On a side not – I’ve often wondered what people are thinking about me when they are having these “bad body talks”. You know? Like, would your friends treat YOU the way they treat strangers? Do you they do it because they don’t know the person? Just something interesting to think about!
    Ok, ok, I’ll stop talking now! haha

    Anyways, your outfit is really rad! That green is awesome with your purple hair AND your skin tone. It’s a win-win! :)

  8. dizneesmurf said:

    I love this outfit on you Tia :)
    I don’t have much more to offer than all the other find folks have already said. I think you are a strong person and have always been able to project confidence. I dislike when I hear people saying they “can’t have this or that” because they are dieting. There is room for everything in moderation is what I believe.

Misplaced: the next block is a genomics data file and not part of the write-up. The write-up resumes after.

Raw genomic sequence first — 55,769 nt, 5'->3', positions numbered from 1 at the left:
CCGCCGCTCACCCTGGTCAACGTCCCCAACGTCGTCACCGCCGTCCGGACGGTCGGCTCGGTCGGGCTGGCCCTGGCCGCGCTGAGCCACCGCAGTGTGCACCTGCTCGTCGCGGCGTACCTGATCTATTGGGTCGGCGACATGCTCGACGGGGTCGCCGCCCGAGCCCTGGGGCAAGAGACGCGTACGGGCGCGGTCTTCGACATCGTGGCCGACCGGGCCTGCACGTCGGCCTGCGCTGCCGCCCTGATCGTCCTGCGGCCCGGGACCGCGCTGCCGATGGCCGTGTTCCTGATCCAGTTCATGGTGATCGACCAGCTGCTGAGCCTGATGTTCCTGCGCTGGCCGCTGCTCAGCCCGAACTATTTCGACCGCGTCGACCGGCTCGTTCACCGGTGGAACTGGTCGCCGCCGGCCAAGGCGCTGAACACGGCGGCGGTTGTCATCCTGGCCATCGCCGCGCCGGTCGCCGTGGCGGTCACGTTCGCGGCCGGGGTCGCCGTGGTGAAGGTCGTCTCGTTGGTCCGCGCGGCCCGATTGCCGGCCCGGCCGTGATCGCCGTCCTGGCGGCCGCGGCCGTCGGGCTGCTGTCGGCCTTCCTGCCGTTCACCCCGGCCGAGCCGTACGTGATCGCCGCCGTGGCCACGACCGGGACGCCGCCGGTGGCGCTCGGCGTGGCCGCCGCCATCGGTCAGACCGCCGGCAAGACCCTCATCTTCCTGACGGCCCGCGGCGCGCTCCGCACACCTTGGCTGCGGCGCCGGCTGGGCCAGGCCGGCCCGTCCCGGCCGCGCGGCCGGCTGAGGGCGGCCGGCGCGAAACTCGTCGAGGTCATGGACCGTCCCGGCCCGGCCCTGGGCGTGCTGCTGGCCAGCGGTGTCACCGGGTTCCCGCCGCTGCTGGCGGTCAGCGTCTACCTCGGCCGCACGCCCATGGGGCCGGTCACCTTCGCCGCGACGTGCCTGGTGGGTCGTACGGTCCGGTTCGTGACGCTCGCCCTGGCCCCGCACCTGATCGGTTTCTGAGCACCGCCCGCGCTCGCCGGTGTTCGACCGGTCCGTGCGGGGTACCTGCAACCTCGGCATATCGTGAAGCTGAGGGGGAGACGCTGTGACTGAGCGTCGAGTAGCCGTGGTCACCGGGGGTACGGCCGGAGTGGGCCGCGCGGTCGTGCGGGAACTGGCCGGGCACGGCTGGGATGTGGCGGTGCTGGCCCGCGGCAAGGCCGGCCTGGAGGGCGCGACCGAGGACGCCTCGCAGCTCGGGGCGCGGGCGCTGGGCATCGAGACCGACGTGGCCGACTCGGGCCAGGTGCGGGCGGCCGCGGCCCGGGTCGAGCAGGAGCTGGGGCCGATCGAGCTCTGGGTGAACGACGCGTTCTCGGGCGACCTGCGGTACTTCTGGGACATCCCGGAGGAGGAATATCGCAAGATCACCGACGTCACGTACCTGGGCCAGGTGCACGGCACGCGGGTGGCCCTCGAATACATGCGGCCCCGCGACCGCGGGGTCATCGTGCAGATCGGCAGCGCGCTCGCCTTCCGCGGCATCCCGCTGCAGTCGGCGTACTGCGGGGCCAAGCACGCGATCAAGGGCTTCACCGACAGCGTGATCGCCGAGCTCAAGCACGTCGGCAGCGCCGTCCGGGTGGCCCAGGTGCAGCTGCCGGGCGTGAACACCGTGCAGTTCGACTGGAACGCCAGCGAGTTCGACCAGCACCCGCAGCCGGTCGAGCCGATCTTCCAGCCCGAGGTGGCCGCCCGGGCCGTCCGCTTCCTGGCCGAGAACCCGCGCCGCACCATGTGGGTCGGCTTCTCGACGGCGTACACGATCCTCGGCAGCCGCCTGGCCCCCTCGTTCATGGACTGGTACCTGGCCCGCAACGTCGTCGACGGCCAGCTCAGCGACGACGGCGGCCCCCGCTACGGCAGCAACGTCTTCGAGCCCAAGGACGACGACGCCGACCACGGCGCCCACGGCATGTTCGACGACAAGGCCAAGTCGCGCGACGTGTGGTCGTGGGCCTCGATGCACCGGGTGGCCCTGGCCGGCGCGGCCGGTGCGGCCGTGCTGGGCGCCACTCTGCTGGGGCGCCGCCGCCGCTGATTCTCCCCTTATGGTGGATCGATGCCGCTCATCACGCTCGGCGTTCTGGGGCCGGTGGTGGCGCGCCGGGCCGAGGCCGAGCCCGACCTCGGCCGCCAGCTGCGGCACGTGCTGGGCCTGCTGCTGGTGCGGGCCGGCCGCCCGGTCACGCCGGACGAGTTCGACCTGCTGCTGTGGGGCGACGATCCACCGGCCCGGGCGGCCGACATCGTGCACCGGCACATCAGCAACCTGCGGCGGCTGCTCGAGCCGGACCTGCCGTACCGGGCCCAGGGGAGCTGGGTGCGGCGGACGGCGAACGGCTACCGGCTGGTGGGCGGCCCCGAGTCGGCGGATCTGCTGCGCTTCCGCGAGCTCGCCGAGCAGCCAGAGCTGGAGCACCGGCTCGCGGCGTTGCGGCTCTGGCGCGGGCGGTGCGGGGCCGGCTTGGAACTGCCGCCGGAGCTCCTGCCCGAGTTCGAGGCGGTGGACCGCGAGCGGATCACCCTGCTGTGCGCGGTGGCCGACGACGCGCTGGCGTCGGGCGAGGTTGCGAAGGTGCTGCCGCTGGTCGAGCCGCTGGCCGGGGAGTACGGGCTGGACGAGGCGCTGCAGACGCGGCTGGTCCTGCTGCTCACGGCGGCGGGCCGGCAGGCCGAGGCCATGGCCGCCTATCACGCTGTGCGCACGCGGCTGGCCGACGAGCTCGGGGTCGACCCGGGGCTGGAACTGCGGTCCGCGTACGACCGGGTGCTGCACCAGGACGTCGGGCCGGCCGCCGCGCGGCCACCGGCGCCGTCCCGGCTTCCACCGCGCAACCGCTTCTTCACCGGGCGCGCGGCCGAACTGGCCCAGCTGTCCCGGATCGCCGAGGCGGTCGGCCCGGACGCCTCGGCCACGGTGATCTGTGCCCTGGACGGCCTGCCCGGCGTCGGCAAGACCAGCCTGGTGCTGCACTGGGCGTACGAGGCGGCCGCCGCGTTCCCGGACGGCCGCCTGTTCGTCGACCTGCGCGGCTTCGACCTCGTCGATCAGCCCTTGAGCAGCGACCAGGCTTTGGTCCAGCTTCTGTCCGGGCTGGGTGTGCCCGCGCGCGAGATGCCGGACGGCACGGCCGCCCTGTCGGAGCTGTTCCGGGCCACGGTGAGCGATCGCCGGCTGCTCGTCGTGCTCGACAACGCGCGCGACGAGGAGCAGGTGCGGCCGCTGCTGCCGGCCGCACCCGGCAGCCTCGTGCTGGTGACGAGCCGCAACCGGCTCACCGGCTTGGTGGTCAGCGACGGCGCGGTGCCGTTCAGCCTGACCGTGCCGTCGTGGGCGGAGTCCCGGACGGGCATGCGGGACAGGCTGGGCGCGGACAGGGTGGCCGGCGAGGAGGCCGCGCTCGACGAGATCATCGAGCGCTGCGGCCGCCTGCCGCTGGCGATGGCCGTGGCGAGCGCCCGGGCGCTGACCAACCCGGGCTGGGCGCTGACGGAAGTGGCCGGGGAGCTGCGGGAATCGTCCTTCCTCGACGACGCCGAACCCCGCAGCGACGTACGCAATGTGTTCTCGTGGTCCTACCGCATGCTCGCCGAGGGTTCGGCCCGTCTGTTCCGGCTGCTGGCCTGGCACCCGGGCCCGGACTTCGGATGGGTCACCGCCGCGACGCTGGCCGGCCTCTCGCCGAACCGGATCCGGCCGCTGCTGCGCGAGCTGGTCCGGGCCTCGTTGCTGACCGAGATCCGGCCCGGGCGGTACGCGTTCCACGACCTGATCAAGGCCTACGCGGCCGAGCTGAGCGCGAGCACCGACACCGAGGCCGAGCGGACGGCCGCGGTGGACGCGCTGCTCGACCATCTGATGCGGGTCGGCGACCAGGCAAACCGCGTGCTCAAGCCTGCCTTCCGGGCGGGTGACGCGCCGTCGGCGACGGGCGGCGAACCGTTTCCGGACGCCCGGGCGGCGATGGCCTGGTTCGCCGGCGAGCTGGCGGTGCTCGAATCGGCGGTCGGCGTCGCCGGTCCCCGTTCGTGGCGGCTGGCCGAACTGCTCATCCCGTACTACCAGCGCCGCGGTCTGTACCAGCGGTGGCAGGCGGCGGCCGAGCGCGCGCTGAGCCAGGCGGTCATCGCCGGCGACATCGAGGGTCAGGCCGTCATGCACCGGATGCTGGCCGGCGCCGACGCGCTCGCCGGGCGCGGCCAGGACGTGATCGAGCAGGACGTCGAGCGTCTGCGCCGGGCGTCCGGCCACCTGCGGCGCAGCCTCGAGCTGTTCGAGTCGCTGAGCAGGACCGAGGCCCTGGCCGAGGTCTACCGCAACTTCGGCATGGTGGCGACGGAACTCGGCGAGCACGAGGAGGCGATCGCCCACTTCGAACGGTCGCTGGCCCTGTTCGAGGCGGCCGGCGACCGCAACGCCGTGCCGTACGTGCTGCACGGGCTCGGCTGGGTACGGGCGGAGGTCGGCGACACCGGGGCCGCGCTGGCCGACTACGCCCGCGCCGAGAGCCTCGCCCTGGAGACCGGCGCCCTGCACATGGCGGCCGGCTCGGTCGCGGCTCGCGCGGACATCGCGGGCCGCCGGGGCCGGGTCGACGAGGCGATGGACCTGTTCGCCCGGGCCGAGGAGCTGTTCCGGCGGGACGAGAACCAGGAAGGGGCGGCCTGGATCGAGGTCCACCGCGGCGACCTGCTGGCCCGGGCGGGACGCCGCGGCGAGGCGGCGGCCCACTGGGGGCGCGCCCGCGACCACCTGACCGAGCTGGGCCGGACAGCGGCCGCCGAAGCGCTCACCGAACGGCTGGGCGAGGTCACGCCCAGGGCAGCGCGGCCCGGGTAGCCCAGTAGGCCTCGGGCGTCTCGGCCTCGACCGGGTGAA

9. Tia, I thought about this for hours, then days… and I’m still speechless. I’ve wanted to write about body bigotry, and the way we devalue certain traits, but it’s all so vast… and I have a few friends in the Body Police. It’s painful.

  10. [...] but it made me think about Tia’s recent-ish post about dealing with everyone around her fat-shaming and discussing diets.  Wouldn’t it be great if other people’s bodies just didn’t concern us so much, [...]

Leave a Reply

Fill in your details below or click an icon to log in:

WordPress.com Logo

You are commenting using your WordPress.com account. Log Out / Change )

Twitter picture

You are commenting using your Twitter account. Log Out / Change )

Facebook photo

You are commenting using your Facebook account. Log Out / Change )

Google+ photo

You are commenting using your Google+ account. Log Out / Change )

Connecting to %s

Tag Cloud

Follow

Get every new post delivered to your Inbox.

Join 213 other followers

%d bloggers like this: